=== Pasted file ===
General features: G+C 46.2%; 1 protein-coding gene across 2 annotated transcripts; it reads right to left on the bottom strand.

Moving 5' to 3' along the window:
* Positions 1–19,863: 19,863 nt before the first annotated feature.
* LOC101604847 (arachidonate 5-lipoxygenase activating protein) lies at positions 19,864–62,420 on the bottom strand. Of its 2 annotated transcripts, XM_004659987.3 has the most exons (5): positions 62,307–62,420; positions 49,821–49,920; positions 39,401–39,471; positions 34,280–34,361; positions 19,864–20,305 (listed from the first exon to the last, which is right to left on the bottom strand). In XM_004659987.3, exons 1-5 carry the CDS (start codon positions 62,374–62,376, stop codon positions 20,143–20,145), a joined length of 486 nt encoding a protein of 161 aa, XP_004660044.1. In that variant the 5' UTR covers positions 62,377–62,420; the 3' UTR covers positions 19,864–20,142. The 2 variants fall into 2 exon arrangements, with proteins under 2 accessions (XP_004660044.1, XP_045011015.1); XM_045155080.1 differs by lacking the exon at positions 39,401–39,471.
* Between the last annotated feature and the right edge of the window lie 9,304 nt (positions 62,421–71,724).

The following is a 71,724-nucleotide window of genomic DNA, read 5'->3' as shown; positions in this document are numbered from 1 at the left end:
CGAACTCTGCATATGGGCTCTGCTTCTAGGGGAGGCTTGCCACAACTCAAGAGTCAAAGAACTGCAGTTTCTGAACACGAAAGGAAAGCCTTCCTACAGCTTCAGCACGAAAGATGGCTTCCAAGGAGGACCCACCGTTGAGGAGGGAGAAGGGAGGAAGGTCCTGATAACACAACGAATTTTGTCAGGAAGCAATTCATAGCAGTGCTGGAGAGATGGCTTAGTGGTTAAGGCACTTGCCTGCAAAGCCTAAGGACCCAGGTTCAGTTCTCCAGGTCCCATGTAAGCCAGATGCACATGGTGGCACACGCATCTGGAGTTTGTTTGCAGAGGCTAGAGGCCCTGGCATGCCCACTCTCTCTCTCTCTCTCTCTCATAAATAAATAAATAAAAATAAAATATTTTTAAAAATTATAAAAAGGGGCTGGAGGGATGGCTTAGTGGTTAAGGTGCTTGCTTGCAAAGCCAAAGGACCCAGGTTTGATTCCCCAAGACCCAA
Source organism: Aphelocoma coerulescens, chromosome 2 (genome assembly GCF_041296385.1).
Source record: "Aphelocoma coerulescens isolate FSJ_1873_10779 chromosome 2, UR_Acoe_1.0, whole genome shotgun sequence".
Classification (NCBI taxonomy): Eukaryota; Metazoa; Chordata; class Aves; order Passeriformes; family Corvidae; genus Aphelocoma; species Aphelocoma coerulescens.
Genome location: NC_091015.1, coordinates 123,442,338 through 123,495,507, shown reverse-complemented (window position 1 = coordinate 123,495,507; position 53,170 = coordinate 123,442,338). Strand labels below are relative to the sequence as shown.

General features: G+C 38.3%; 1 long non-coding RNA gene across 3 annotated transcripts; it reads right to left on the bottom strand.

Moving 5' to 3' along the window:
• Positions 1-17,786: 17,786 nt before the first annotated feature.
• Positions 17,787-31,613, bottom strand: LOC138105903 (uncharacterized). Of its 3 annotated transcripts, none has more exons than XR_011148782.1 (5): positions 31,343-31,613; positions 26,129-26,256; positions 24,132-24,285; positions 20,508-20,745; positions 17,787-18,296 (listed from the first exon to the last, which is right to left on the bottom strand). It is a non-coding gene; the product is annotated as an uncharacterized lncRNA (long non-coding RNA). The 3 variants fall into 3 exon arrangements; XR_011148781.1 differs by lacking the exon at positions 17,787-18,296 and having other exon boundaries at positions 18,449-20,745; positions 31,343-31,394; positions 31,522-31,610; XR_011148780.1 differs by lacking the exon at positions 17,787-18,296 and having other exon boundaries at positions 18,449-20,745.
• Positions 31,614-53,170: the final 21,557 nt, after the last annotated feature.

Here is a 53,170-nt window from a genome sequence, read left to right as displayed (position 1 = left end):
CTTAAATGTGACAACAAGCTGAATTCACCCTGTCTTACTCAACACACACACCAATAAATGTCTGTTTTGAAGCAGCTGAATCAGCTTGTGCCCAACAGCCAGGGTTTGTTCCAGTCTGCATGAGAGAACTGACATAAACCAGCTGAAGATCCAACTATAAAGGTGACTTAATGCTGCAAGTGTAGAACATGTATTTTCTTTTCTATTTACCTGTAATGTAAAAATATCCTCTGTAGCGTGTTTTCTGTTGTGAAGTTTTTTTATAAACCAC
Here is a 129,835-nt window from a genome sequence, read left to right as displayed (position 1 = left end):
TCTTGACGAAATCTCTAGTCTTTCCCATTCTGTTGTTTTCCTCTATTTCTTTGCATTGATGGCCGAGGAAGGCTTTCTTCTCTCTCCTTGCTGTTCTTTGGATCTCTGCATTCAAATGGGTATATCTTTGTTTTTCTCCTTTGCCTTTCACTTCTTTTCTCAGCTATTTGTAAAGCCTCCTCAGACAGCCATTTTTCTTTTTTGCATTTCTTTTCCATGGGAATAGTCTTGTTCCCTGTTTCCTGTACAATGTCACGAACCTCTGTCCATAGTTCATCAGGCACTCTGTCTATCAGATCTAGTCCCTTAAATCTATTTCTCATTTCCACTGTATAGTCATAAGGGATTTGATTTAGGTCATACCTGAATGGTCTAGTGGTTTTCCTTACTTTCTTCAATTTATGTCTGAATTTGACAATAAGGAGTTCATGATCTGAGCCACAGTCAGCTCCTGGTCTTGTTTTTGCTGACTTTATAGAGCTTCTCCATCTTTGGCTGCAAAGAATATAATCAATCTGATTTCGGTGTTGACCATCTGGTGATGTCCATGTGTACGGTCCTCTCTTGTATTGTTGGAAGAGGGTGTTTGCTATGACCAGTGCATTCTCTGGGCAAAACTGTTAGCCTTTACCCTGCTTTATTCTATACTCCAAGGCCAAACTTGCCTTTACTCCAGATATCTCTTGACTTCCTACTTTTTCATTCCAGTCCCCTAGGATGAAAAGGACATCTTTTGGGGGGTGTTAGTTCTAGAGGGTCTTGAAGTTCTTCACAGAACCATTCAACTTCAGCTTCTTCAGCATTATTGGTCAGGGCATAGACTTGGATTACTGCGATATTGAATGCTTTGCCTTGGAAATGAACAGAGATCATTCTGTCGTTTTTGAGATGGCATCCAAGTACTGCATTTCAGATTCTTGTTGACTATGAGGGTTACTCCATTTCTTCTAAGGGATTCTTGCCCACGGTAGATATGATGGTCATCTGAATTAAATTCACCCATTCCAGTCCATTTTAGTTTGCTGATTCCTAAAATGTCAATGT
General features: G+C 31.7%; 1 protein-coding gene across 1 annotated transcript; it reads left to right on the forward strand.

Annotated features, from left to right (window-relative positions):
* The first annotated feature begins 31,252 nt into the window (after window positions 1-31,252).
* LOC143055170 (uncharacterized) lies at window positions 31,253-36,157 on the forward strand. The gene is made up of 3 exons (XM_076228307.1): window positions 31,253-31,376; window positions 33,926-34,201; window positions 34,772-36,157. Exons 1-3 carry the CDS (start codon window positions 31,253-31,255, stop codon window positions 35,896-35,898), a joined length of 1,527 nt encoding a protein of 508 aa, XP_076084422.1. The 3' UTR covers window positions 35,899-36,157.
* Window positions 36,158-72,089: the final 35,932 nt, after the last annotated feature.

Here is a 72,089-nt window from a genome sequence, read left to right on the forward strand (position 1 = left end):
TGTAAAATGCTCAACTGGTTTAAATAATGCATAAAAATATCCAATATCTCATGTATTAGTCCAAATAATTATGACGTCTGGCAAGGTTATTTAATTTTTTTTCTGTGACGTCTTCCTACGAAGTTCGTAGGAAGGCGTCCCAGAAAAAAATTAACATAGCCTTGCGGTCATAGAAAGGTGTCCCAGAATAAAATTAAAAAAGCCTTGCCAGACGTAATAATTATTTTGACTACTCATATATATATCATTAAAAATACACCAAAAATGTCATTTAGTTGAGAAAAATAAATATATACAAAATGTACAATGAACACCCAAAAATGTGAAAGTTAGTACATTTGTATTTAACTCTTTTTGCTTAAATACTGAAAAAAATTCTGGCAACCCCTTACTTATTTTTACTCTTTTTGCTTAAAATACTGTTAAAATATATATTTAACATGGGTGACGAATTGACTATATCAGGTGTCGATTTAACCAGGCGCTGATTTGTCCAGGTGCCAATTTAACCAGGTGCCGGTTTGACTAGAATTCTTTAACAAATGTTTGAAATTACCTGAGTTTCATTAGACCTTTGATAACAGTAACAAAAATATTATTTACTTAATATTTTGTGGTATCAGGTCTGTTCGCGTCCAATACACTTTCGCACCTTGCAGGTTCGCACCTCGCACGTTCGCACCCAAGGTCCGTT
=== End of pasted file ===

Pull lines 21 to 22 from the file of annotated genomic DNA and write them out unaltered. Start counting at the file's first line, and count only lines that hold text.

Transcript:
General features: G+C 31.7%; 1 protein-coding gene across 1 annotated transcript; it reads left to right on the forward strand.

Annotated features, from left to right (window-relative positions):